My son, who’s in the Army, brought us his two dogs, a Border Collie mix and a German Shepard mix. Both dogs were almost two years old and in need of training. Zoey, the Border Collie, was a terrible walker and would pull and pull on the leash. Being pulled down the street while trying to walk the dog is no fun at all. Shay, the German Shepard, was pretty good to walk on a leash, but she was definitely a follower of Zoey, Zoey being the alpha of the two. Taking them for a walk together was quite the challenge.
Taking Shay for a walk on her own was a lot easier. She walked in the heal position and I even trained her to sit when we stopped. Taking Zoey, on the other hand, was exhausting. We would get to the end of the block and would turn around to go home. We need a fix to this problem. In all the reading I’ve been doing on dog training some mention was made of shock collars. So I searched and found the Dogwidgets Rechargeable Remote 2 Dog Training Shock Collar.
The package came in and I put a collar on each dog. I have to mention that we, my youngest son, daughter, and I, tested the collars out first to see how it felt. The collar has a vibration and two levels of shock, low and high.
We put the collars on and got to work on training. The girls, Zoey and Shay, quickly learned that the kitchen is off limits. We also used them to correct behavior while outside in the backyard. Any kind of barking at the neighbors was unacceptable behavior and warranted a correction. The collars where very useful in teaching them what was not acceptable behavior.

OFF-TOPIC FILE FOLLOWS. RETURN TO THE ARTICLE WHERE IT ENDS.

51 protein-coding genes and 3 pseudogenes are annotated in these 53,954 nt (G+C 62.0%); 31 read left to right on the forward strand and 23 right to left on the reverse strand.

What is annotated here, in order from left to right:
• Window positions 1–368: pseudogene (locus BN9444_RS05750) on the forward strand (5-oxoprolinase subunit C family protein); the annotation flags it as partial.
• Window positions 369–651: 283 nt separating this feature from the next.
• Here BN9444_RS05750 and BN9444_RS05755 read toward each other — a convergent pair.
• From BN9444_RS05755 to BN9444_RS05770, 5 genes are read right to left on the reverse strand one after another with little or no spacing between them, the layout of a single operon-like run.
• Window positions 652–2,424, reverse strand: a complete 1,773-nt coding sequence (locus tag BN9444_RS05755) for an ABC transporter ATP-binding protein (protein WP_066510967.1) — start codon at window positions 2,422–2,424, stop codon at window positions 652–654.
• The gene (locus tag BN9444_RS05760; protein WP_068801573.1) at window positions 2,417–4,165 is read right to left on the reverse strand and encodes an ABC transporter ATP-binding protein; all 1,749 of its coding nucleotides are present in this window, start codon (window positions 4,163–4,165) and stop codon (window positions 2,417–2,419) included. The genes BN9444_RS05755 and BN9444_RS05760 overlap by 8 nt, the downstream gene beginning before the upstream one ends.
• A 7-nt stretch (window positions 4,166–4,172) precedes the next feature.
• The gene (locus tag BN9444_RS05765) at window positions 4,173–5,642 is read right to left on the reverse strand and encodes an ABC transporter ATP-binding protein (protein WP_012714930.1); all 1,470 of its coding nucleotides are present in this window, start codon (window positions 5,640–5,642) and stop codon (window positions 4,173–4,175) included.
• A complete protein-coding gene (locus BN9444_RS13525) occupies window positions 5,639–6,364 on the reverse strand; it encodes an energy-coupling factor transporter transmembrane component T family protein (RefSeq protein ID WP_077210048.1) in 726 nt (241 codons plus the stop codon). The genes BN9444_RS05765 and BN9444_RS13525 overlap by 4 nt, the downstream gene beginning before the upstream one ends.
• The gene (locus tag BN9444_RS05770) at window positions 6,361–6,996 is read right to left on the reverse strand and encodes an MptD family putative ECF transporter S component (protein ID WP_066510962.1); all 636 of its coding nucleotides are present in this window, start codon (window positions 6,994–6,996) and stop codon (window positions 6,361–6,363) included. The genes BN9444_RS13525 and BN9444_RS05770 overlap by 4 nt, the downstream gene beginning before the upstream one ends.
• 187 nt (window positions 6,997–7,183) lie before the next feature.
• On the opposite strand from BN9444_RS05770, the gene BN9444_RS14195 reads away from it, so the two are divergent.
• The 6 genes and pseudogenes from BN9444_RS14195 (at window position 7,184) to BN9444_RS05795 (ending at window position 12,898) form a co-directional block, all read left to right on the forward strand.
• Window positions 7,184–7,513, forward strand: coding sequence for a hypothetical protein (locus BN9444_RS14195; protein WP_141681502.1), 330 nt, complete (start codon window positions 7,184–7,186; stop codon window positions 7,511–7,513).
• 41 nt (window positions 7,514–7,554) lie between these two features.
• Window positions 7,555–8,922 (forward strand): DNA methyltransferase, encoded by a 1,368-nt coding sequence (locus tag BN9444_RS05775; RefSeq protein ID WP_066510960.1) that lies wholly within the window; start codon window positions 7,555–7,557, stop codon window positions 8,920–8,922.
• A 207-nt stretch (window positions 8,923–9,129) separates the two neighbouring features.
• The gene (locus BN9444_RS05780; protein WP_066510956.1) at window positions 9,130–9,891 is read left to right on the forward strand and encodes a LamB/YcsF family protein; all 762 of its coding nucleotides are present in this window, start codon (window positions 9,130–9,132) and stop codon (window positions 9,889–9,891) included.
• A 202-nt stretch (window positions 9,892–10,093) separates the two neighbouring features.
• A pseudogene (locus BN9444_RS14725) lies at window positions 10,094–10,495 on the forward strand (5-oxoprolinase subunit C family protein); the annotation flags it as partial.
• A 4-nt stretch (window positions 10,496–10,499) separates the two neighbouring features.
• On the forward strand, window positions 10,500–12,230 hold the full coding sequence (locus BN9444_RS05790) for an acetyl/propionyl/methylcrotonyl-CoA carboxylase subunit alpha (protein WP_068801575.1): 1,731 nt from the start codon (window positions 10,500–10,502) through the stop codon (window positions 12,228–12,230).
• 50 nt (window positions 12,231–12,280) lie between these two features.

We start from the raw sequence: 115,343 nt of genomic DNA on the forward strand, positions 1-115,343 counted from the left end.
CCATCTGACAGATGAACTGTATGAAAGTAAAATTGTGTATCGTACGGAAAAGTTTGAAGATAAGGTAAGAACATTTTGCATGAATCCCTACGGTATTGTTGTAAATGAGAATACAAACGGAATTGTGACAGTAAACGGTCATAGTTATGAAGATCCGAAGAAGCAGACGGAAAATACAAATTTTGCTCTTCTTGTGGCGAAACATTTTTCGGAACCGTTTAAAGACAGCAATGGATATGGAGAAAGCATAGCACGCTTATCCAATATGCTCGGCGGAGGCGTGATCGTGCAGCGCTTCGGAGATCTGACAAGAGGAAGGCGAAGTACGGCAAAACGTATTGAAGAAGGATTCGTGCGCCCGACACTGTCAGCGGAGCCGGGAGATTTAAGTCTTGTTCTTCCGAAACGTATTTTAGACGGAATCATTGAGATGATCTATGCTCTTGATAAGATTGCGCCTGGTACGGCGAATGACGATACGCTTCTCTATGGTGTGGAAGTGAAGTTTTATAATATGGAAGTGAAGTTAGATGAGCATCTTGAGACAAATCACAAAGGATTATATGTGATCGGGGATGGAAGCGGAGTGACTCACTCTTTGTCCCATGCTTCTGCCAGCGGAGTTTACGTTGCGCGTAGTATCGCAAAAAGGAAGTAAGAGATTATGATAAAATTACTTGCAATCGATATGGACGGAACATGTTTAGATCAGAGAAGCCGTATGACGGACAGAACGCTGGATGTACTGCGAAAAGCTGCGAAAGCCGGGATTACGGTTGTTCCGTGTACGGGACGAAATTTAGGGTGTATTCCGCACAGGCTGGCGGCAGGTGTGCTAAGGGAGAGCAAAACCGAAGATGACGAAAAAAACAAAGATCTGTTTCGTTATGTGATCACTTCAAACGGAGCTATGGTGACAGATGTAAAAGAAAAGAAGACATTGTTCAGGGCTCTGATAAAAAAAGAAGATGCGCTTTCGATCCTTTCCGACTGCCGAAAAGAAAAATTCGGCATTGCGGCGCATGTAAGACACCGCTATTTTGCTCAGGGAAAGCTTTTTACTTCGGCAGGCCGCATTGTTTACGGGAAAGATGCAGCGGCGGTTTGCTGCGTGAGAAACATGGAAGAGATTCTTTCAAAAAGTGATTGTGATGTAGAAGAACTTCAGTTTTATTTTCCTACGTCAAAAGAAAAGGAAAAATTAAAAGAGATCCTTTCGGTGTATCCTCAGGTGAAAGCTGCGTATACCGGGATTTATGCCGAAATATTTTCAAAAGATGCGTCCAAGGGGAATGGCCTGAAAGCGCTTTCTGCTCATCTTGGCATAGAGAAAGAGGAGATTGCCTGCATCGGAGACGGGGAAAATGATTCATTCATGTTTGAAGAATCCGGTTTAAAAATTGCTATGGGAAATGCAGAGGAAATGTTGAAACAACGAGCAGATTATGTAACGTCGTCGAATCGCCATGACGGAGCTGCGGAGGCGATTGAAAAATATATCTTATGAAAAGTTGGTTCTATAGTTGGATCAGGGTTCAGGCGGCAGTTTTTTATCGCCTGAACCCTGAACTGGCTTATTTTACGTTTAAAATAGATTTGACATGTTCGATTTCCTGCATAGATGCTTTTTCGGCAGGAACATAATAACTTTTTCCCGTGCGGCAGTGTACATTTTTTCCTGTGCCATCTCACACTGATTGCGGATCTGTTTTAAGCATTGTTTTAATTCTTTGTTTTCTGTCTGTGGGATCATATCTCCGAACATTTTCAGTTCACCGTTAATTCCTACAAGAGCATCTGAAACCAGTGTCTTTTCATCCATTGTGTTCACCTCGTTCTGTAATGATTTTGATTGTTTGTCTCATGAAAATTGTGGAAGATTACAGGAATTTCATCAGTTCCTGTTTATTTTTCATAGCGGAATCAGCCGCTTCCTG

In the meantime, I discovered the head halter for Zoey for taking her on a walk. Although there was great improvement with the head halter, it still was not enough. Zoey had this bad habit of pulling and was tough about breaking this habit. One day, when getting ready for our walk instead of taking off the shock collar and putting the head halter on, I thought why not use the shock collar for walking. I grabbed the remote and we were out the door.
Pretty much as soon as we were on the street, Zoey started to pull ahead, but not too bad as we had been previously working on training in this area. As Zoey started to pull ahead I pushed the vibration button on the remote, she paused, looked up at me, got back in the heal position and we continued our walk. As I loosened the slack on the lead and Zoey started to walk ahead of me, I would hit the vibration button and she would get back in the heal position. Zoey was getting the message that she could not pull on the lead, however, her bad habit persisted. The next time she pulled ahead of me I pressed the low shock button. We did this three or four more times and Zoey learned she was not to walk ahead of me but at my side.
We walked 2.67 miles according to the app on my phone. It was the most pleasant walk I have had with Zoey in the four and half months she’s been with us. What a great tool to use in training a dog who has strong alpha instincts and tries to lead the walk!